EVERETT — Two minutes.
Shaquille Jones could spend the next 40 years behind bars because of 120 seconds of bravado and violence. At 21, it was a path he seemed to choose without consideration for the consequences.
Those consequences came into sharp focus Wednesday inside a Snohomish County Superior courtroom.
His mom, 55, was in tears. She prays to God she will live long enough to see “her baby” outside prison walls. Jones’ 3-year-old son, his namesake, will grow up without a father at his side. Jones endured the same, a childhood with no dad at home. The mother of his son worries what to say to their boy, how it will shape him.
“I feel like it’s not fair that my son has to grow up without his father,” she said. “I don’t know what to tell my son.”
Jones opened fire last year outside a busy Taco Bell off Evergreen Way. He injured three people in a volley of bullets. He put dozens of others, including those in the restaurant, at risk.
Jones made a disparaging comment about another man’s pink bicycle. The men hurled insults. The bicycle owner took off his shirt and challenged Jones to a fight.
Jones pulled out a gun. He fired 13 rounds. Three men, including two bystanders, were hit.
Jones denied the shooting. The defense alleged someone else was behind the gunfire. Everett police arrested the wrong guy, jurors were told.
But a jury convicted Jones of multiple felonies, including assault with a firearm. Jurors heard that Jones was associated with a gang. They also heard that he attempted to intimidate a witness from testifying at trial.
Snohomish County deputy prosecutor Toni Montgomery argued earlier this week that Jones deserved the maximum sentence allowed by law — nearly 49 years.
“The defendant’s actions showed a complete disregard for the value of human life,” Montgomery said.
Defense attorney Tiffany Mecca asked the judge for leniency. Her client was only 21 at the time. His brain was not fully mature, making him less able to control his emotions and impulses, identify consequences or make reasoned decisions, she said. She urged the judge to find mitigating circumstances to go below a standard range sentence.
Mecca argued that 20 years in prison would be enough time to ensure that Jones is mature enough to make good decisions. He’d be in his 40s.
“We don’t need to wait until he’s in his 60s,” she said.
Jones plans to appeal his conviction. Mecca advised him not to speak Wednesday.
Superior Court Judge Eric Lucas had hoped to hear from Jones. He said he wanted to know how Jones described his friends, those who called themselves the Renegades, and their goals. What were their aspirations? How did he see himself getting there with these actions?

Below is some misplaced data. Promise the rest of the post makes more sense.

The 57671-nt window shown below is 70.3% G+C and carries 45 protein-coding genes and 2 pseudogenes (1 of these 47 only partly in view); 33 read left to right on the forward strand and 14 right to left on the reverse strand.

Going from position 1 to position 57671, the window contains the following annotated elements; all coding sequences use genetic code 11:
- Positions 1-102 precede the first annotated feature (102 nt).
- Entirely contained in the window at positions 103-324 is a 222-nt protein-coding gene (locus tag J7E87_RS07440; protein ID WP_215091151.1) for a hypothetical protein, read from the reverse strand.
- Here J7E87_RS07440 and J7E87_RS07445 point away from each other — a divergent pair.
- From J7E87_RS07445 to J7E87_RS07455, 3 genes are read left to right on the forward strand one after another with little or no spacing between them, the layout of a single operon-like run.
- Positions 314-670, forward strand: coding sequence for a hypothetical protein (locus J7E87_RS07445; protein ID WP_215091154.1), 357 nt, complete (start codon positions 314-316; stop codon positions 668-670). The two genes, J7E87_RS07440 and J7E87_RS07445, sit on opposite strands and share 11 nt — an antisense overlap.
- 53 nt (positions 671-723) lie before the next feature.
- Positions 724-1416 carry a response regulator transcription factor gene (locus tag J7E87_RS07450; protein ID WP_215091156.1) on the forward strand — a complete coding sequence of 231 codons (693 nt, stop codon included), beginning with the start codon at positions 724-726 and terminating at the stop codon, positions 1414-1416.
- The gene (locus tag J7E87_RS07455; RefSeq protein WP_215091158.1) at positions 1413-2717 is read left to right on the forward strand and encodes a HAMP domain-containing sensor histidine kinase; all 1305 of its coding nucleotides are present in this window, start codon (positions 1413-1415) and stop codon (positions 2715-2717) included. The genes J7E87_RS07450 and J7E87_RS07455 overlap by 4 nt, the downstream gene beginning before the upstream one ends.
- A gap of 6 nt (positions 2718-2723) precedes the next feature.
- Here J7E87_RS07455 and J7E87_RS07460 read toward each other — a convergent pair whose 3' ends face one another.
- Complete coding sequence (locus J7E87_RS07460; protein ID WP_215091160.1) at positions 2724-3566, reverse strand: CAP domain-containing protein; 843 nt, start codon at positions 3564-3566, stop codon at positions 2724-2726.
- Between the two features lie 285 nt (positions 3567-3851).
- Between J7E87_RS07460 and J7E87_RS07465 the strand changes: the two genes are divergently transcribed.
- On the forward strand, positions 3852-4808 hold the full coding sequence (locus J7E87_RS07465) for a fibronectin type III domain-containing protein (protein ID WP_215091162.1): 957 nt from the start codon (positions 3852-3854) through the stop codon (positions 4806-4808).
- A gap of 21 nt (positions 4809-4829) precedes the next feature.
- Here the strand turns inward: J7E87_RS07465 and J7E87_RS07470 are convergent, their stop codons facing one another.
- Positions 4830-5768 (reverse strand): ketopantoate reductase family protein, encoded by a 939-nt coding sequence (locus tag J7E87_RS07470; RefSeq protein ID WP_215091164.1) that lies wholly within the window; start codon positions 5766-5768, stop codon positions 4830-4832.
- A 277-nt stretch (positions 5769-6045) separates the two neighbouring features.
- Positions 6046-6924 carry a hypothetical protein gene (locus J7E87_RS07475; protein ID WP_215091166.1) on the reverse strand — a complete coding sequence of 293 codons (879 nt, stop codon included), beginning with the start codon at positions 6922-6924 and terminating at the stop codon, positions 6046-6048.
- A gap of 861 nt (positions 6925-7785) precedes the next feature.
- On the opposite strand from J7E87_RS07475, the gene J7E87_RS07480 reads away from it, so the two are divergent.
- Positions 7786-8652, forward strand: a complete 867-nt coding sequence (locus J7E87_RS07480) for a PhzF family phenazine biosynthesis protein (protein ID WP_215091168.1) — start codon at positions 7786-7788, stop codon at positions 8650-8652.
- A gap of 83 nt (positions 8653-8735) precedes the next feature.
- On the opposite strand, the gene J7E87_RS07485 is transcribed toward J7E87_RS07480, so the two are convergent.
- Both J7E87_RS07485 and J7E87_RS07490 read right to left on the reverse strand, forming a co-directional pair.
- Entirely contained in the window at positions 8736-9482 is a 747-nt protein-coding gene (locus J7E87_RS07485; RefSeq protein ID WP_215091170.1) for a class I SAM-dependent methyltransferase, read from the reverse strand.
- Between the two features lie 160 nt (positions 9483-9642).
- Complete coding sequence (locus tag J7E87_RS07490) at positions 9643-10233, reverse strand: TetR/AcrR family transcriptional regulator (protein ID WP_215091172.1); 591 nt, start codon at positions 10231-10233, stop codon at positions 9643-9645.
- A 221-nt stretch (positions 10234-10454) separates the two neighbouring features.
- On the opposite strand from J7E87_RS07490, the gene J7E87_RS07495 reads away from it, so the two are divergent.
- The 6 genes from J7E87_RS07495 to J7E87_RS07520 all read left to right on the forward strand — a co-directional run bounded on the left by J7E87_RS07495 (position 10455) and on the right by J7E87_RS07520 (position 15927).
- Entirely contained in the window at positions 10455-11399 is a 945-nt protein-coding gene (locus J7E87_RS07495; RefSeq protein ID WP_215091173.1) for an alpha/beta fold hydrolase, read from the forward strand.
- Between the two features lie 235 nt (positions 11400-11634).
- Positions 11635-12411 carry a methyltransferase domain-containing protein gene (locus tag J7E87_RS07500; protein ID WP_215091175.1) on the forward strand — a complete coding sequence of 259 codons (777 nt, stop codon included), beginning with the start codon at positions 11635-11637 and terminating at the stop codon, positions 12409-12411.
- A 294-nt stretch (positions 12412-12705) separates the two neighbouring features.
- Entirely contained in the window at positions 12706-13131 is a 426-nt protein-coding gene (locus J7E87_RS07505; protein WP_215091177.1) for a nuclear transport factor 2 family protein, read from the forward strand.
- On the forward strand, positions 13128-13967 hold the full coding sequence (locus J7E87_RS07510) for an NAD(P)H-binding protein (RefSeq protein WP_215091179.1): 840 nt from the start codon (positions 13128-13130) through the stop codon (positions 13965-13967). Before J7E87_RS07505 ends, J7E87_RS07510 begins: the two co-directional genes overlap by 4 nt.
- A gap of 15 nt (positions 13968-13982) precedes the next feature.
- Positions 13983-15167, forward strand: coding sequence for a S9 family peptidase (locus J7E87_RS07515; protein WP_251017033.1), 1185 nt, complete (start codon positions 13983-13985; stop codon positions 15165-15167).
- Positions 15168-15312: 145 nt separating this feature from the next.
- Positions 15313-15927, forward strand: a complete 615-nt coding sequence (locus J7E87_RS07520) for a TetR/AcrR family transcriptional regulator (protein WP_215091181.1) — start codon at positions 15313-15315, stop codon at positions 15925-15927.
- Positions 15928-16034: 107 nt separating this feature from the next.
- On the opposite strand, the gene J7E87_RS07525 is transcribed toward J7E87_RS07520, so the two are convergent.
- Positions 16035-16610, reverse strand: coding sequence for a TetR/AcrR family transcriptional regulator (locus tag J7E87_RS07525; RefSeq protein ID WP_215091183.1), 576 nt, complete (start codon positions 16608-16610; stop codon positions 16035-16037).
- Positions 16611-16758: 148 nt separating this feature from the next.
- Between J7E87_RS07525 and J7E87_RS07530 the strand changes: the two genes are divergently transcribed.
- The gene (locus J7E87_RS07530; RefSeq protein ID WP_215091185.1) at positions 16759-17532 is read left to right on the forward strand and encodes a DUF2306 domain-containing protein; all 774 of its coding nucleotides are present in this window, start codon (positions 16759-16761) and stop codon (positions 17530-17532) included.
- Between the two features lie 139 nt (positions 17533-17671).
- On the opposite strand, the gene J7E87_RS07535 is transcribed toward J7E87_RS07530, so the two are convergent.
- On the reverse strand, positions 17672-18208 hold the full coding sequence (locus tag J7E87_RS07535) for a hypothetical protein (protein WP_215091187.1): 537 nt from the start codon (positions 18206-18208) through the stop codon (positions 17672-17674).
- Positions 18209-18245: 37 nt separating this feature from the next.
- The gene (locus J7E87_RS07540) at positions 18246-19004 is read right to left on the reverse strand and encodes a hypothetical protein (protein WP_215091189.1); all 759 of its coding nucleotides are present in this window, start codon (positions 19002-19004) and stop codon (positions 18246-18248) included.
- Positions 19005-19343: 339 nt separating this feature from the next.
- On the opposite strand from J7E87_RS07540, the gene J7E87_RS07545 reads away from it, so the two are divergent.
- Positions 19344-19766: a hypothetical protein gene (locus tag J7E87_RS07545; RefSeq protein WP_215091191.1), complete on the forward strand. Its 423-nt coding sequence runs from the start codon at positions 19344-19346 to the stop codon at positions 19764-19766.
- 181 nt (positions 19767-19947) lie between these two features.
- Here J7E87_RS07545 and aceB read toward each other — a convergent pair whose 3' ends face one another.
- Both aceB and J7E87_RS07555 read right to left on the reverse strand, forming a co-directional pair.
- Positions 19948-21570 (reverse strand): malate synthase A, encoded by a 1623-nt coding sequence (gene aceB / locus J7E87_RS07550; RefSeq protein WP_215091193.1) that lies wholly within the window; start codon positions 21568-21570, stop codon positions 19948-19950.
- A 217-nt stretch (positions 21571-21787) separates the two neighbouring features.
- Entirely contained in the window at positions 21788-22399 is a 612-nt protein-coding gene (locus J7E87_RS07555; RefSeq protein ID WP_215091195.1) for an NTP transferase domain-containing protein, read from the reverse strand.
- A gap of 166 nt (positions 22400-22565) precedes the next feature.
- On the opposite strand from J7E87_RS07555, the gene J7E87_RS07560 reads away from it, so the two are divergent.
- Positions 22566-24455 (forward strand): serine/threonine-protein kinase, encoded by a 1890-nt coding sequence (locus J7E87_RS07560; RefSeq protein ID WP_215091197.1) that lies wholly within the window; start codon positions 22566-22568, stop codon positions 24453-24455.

“In trying to decide how to make my decision in this case I really struggled. I struggled for many reasons, ” Lucas said. “The first reason I struggled with this case is because I am a black man in America and before me, having committed an extremely senseless crime, is a young black man.”
Yet the more he heard at trial, the more evidence that came out, the less he understood Jones, Lucas said.
And he worried that when the day came to sentence Jones he wouldn’t be able to reach him.
“I am a black man. I am a black judge and if I can’t reach you and your family and friends and explain what justice is then no one can and the prospect of not being able to do that made me have a deep sense of despair,” Lucas said.
That was particularly amplified given today’s climate, the judge said. Young black men are being gunned down by the police, Lucas said. Also the results of the presidential election might be interpreted by some as an affirmation of the oppression of minorities.
“I need to be able to tell you all whether you have been given justice here …” he added. “I am not blind to the fact that in our society today there is a double standard which has its roots in racism. The system treats black people and white people differently. Young black men go to prison at a rate that is disproportionate to whites.”
Lucas said he could see anger in the faces of those who came to support Jones. They might believe that the system is rigged against him.
“I’m here to tell you that’s not true,” Lucas said.
Lucas said he agonized over arriving at the right sentence and agonized over trying to understand what would compel a young man to get out of a vehicle and start shooting at people.
He reached the conclusion that Jones was driven by his need to follow a gang lifestyle — a misguided ideal that is entrenched in violence. Violence is consuming and futile, the judge said.
“Our society is racist and there is double standard against blacks, particularly black men. But the idealization of violence is not the proper response to racism,” Lucas said.
Lucas sentenced Jones to 40 years in prison, the low end under state guidelines. He told Jones the violence that erupted outside the Taco Bell cannot be condoned.
The judge declined to go below the standard range. In his closing statements, Lucas said he believes that the power to commute sentences should be in the hands of Superior Court judges. That power is with the governor based on recommendations by a state board. A Superior Court judge could monitor a defendant’s progress and decide whether to shorten a sentence. The Sentencing Reform Act assumes that people can’t grow or change, he said.
“I believe you are a human being. I believe you can change. I believe you can change your ideal,” Lucas said.
Diana Hefley: 425-339-3463; firstname.lastname@example.org.